A.P.: For the 90th anniversary, we are working on the “store of the future,” which we will unveil in Florence in June next year. Our history and DNA is deeply rooted in the physical store. I believe that the physical and the virtual should go together, as two parallel lines which get closer and closer but never really touch each other. My goal is to create a space where people get together. When I was a child living in the center of Florence I wasn’t allowed to play in the street with my friends, so my only friend was another kid living in my building. I used to go to play at his house and he was coming to mine. Having kids in their twenties, I’m fully aware that they grow up in a very different way. They are hyper connected to each other but they don’t need to be in the same place to be together. They have huge advantages compared to my generation, but at the same time I think there is the risk they confuse social networks with real relationships. I think we need meeting places where young people can get together, study together, work together, meet people sharing their same interests.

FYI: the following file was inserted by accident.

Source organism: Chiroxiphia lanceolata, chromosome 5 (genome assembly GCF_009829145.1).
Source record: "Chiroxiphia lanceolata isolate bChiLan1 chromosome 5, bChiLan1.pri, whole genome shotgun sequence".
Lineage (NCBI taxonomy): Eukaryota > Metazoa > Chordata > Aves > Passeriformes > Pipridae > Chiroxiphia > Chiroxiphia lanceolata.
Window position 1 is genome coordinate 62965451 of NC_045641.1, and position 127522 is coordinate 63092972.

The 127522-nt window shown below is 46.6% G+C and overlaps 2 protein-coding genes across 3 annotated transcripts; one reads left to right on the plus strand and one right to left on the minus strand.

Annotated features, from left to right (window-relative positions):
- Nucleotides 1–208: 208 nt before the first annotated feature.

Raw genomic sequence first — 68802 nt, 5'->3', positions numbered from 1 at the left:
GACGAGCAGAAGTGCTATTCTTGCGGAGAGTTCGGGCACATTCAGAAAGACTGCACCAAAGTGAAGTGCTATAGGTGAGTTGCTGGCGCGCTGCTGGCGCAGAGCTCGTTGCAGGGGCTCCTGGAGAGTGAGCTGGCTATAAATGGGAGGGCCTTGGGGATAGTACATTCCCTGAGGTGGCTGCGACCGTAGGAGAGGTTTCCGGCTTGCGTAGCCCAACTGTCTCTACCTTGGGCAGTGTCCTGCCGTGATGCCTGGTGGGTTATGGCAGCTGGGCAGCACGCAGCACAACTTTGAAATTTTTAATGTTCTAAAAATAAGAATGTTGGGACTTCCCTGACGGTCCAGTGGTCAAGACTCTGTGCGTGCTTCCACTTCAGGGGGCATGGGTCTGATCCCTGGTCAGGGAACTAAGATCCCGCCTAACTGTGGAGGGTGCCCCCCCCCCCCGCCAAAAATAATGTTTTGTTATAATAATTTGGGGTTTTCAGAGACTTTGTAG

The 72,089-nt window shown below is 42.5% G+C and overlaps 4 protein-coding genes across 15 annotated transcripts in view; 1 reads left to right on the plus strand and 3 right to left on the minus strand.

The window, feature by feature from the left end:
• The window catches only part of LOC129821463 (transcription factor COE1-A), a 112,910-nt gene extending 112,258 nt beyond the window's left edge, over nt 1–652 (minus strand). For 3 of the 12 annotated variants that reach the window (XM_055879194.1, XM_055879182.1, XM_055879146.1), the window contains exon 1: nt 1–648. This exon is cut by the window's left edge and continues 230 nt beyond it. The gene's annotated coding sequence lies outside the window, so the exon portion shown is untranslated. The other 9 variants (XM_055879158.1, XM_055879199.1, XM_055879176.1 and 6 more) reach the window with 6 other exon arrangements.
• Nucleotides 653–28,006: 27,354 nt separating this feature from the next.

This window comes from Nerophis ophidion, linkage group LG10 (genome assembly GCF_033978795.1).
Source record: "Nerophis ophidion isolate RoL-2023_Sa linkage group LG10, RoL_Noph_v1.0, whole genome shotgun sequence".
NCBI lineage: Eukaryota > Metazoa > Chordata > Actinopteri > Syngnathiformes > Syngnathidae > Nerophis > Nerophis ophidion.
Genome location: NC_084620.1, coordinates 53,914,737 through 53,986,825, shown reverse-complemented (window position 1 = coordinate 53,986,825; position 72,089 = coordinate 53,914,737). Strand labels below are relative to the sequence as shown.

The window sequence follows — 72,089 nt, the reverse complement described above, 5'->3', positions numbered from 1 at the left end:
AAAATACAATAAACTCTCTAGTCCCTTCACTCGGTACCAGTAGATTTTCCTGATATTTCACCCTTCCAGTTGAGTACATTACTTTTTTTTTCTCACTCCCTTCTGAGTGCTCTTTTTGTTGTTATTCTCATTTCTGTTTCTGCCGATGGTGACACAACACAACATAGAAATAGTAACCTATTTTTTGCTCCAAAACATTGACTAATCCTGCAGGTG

Luisa Via Roma in 2003

Luisa Via Roma in 2003.  Courtesy Photo

WWD: Is it going to be a fashion store?

A.P.: Fashion will definitely play a key role, but there will also be a restaurant, because food is an element that unifies; beauty; contemporary art, which is my passion; and music, since it is a universal language. What I care about most is that it becomes a point of reference for the residents, the Florentine and international people actually living in the city. For the tourists, we have our store in the center. I also hope it becomes a place stimulating the integration among different generations. Young people tend to stay among themselves and older people are usually shoved in a corner. I think the different generations actually need to meet and the younger can learn from the older.

WWD: Last year, you introduced a beauty section online. How is it performing? Are you planning to add more categories?

A.P.: The beauty section is growing, but it still accounts for 5 percent of our company’s business. Among the novelties, by the end of this year, we are introducing a section dedicated to environmentally sustainable fashion and beauty products.

WWD: Do we have to expect big changes in the store on Via Roma for the anniversary?

A.P.: The store was renovated 35 years ago by Claudio Nardi, so we asked him to create the new installation for the anniversary celebrations this month. However, while the structure of the store remains the same, every four months we always ask a different artist to develop a new, engaging set-up.